The repurposing of footage from militant groups by the state, particularly since the internet has been used to more widely disseminate such material, appears to be an increasing trend.

In his book, The Magic of the State, Michael Taussig writes about the need of the state to perpetuate its authority and tell stories about itself through the theater of ecstasy. Sometimes it seems to get it right and manages to employ visual aesthetics and narratives that find resonance with the wider population. An example of this is the pro-military propaganda song, Tislam al-Ayadi (Bless Your Hands), which was hugely popular in Egypt.

This song managed to tap into the patriotism of the moment, but there is also something about its playfulness that allowed it to enter the popular imaginary and have broad-based appeal. Rather than employing a clear narrative arc, Tislam al-Ayadi ripped off a recognizable, catchy melody, featuring a number of famous musicians singing about how great the military is. Cartoonist and writer at Mada Masr Andeel suggests:

“Maybe an institution is whispering in our ears to say: ‘Don’t be afraid of me, I’m not that evil, I listen to the same music you listen to, we have similar taste in women, I’m as ugly as everything around you, go on, eat the pasta I made for you in the military production plants, let’s forget about when once, on the Corniche, I drove my big armored car over your wife, by mistake. Now you know what you ought to do’.”

Taussig claims it is in this — almost mythical — realm (such as with Tislam al-Ayadi) rather than that of more documentary-style film making (as with the military’s Message from Sinai), that one can often make more successful interventions, converting patriotism into ultra-nationalism.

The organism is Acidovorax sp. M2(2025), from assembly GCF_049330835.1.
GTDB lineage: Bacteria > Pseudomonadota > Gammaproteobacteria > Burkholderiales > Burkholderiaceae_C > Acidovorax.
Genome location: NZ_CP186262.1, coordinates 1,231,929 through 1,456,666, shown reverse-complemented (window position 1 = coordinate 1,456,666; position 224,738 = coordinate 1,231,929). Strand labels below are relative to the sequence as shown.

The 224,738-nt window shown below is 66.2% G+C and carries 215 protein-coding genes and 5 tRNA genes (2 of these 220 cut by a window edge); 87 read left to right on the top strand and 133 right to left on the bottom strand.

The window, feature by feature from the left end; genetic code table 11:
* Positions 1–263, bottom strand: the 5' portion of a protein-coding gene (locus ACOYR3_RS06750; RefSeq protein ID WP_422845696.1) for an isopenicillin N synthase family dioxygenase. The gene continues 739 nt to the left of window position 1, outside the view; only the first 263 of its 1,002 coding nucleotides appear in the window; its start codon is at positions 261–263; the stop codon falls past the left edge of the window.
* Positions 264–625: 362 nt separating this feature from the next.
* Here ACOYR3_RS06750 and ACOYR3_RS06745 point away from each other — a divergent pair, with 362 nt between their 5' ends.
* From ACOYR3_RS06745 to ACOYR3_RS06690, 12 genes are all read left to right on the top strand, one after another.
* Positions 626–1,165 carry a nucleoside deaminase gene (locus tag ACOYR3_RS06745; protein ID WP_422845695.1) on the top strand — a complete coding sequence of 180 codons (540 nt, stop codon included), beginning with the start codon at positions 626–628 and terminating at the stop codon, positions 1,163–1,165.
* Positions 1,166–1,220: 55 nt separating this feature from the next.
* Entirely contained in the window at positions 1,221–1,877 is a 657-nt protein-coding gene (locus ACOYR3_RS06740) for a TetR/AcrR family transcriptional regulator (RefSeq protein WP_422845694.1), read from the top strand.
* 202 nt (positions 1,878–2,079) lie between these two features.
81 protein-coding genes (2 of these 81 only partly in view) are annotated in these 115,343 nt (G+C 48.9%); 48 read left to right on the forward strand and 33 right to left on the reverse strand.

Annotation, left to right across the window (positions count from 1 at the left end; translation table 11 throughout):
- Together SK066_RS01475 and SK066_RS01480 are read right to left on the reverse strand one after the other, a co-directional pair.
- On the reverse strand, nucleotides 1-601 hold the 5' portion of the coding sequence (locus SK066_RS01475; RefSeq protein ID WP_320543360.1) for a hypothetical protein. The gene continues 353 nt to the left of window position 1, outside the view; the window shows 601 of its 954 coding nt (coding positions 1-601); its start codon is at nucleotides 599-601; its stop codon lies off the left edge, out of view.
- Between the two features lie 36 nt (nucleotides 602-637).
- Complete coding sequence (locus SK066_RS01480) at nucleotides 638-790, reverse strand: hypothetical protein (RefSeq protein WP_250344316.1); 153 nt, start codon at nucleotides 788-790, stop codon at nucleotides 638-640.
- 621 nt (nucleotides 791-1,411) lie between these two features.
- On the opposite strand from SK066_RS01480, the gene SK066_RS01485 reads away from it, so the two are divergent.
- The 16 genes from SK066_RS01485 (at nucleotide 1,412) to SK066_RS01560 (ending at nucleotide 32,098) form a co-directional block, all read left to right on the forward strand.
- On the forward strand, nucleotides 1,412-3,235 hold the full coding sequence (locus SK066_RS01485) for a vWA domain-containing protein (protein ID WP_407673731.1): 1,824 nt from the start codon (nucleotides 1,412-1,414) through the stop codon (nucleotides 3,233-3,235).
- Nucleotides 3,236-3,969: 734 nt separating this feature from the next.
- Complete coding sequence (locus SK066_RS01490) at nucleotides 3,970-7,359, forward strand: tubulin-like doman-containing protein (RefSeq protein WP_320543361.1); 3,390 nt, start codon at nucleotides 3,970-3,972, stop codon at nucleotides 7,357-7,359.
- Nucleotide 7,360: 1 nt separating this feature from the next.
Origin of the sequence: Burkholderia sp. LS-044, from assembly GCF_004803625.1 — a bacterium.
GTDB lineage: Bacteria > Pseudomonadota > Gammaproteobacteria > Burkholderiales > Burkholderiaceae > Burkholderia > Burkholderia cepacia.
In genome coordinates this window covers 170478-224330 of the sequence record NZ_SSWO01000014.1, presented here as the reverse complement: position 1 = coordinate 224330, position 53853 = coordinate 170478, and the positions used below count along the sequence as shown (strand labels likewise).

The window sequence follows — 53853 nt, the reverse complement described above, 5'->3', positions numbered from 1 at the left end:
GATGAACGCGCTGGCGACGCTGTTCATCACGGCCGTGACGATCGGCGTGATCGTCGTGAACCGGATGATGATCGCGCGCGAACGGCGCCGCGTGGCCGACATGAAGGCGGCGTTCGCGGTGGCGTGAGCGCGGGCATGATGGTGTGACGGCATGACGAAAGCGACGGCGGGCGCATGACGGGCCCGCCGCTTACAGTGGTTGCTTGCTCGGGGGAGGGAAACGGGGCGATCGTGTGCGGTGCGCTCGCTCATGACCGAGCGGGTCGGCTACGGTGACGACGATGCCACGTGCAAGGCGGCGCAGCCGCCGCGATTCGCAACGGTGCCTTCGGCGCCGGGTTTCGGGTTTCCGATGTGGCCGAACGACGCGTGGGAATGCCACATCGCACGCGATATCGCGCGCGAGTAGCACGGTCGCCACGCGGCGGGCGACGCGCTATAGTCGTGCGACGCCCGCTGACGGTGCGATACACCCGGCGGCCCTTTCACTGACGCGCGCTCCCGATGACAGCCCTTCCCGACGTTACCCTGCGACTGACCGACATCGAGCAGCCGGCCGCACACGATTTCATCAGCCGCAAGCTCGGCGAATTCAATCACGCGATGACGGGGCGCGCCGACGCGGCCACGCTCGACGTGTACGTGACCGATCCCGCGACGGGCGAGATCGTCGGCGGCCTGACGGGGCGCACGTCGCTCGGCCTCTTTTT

The video production of state propaganda, particularly during wartime, is of course not new. But the repurposing of footage from militant groups by the state, particularly since the Internet has been used to more widely disseminate such material, appears to be an increasing trend.

The US State Department created a Facebook page, Twitter handle, YouTube channel, and Tumblr account, Think Again Turn Away, in December 2013 (there were also earlier attempts in Arabic and Urdu), featuring parodies of IS and Al-Shabaab recruitment videos and sarcastically doctored Tweets. Although its aim is supposedly to counter the appeal of such material through public condemnation, it seems to me that the result is distasteful and crass.

Sarcastic comments such as: “French man gets 7 years for joining #ISIS – unable to quit smoking, came home after 10 days,” or quips about cheap, one-way travel, pictures of babies and children with “future suicide candidate” slogans, or images of women whose apparent sole purpose in life is to make themselves sexually available to IS fighters, are tasteless and reminiscent of playground tit for tat, barely short of “yo mama” jokes.

Much was written about the online slagging match between the IDF and Al-Qassam Brigade during the recent Israeli assault on Gaza. The IDF even went so far as to commission a Foursquare-style game for their blog, rewarding return visitors, and hiring students with an understanding of new-media language to give the image of Israeli settlers a facelift.